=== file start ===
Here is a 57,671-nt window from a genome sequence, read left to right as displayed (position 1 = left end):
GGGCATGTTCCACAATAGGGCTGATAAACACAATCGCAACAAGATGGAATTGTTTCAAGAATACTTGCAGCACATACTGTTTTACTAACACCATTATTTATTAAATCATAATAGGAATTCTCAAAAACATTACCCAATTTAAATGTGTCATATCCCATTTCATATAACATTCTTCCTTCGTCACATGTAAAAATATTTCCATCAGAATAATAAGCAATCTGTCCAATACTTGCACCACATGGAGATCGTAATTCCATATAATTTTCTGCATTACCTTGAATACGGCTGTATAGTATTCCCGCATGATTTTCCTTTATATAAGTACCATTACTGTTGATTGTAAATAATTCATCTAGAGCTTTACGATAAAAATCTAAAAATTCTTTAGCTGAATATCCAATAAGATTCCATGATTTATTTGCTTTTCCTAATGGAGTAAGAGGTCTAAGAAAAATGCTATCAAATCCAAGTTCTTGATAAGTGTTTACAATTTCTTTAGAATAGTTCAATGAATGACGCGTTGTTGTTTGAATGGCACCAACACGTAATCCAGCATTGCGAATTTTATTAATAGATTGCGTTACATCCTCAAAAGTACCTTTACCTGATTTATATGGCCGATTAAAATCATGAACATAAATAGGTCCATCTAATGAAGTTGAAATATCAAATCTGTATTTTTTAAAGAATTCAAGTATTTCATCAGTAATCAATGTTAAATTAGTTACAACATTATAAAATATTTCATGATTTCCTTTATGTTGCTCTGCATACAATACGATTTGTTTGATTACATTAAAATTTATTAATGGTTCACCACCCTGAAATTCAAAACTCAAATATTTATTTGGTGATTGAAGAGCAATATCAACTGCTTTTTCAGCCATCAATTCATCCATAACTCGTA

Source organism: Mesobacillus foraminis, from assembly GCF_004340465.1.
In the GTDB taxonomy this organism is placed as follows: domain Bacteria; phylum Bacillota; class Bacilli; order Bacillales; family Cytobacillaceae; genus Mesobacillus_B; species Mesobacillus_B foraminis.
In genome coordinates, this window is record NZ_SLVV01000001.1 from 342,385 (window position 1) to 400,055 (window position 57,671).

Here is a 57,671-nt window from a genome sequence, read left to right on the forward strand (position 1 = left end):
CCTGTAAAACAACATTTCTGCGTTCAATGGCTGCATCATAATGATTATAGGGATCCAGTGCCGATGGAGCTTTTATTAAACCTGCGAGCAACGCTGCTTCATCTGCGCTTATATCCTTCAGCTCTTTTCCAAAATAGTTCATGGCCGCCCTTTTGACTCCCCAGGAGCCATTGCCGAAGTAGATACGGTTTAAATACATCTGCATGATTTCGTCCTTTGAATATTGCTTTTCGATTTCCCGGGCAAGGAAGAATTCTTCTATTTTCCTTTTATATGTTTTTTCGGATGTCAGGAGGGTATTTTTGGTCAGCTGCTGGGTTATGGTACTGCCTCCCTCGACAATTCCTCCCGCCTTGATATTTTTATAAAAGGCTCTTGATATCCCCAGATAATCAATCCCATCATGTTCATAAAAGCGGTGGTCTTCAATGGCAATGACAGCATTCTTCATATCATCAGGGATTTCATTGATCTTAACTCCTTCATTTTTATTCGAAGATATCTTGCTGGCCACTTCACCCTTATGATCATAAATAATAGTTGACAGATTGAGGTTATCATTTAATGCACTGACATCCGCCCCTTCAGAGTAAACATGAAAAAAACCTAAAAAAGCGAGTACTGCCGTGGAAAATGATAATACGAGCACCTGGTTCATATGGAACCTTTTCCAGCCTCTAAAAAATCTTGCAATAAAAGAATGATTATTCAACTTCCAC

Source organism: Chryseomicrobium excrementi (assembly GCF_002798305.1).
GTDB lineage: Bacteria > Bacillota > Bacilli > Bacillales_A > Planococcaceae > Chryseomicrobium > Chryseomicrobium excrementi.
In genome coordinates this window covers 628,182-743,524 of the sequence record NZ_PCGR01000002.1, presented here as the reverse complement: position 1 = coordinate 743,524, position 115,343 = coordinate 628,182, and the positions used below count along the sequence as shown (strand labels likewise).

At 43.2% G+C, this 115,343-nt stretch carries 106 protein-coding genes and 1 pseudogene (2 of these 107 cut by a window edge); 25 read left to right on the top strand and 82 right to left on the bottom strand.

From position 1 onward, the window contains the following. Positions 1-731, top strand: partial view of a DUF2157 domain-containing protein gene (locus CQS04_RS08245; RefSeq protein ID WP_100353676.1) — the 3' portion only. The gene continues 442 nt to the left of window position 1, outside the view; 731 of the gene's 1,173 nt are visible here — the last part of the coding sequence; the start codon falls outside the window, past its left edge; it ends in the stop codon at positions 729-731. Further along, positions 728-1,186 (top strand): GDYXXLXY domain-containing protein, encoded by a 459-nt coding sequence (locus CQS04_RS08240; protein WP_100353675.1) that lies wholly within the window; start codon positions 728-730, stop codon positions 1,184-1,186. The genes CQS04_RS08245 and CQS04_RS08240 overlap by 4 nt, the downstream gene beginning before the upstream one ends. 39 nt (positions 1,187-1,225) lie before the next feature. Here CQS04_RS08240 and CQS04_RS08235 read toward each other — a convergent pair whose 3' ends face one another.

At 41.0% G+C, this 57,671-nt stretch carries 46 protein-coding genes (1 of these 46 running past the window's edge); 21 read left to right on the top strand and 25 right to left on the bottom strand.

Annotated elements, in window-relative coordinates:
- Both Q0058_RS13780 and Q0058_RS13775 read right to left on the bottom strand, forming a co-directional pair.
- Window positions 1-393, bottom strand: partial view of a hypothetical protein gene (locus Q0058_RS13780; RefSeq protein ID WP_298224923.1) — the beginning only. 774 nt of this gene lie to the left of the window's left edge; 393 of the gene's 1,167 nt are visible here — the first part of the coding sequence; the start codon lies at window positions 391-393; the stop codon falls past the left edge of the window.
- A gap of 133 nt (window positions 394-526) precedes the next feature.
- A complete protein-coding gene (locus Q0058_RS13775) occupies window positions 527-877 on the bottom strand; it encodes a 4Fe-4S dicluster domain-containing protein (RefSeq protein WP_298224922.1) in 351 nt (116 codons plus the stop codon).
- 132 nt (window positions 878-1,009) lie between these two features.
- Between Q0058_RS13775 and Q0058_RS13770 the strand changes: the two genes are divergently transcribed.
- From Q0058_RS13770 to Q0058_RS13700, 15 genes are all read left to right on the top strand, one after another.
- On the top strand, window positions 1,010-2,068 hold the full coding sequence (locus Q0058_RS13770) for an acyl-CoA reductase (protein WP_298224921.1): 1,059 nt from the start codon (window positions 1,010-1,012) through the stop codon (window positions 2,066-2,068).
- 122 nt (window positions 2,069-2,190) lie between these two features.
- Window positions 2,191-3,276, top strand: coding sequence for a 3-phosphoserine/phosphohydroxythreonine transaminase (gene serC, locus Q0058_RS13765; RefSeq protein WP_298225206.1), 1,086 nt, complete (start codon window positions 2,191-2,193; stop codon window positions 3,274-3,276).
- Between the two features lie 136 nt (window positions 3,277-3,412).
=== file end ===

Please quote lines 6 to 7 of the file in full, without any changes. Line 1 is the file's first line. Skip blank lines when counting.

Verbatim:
Here is a 57,671-nt window from a genome sequence, read left to right on the forward strand (position 1 = left end):
CCTGTAAAACAACATTTCTGCGTTCAATGGCTGCATCATAATGATTATAGGGATCCAGTGCCGATGGAGCTTTTATTAAACCTGCGAGCAACGCTGCTTCATCTGCGCTTATATCCTTCAGCTCTTTTCCAAAATAGTTCATGGCCGCCCTTTTGACTCCCCAGGAGCCATTGCCGAAGTAGATACGGTTTAAATACATCTGCATGATTTCGTCCTTTGAATATTGCTTTTCGATTTCCCGGGCAAGGAAGAATTCTTCTATTTTCCTTTTATATGTTTTTTCGGATGTCAGGAGGGTATTTTTGGTCAGCTGCTGGGTTATGGTACTGCCTCCCTCGACAATTCCTCCCGCCTTGATATTTTTATAAAAGGCTCTTGATATCCCCAGATAATCAATCCCATCATGTTCATAAAAGCGGTGGTCTTCAATGGCAATGACAGCATTCTTCATATCATCAGGGATTTCATTGATCTTAACTCCTTCATTTTTATTCGAAGATATCTTGCTGGCCACTTCACCCTTATGATCATAAATAATAGTTGACAGATTGAGGTTATCATTTAATGCACTGACATCCGCCCCTTCAGAGTAAACATGAAAAAAACCTAAAAAAGCGAGTACTGCCGTGGAAAATGATAATACGAGCACCTGGTTCATATGGAACCTTTTCCAGCCTCTAAAAAATCTTGCAATAAAAGAATGATTATTCAACTTCCAC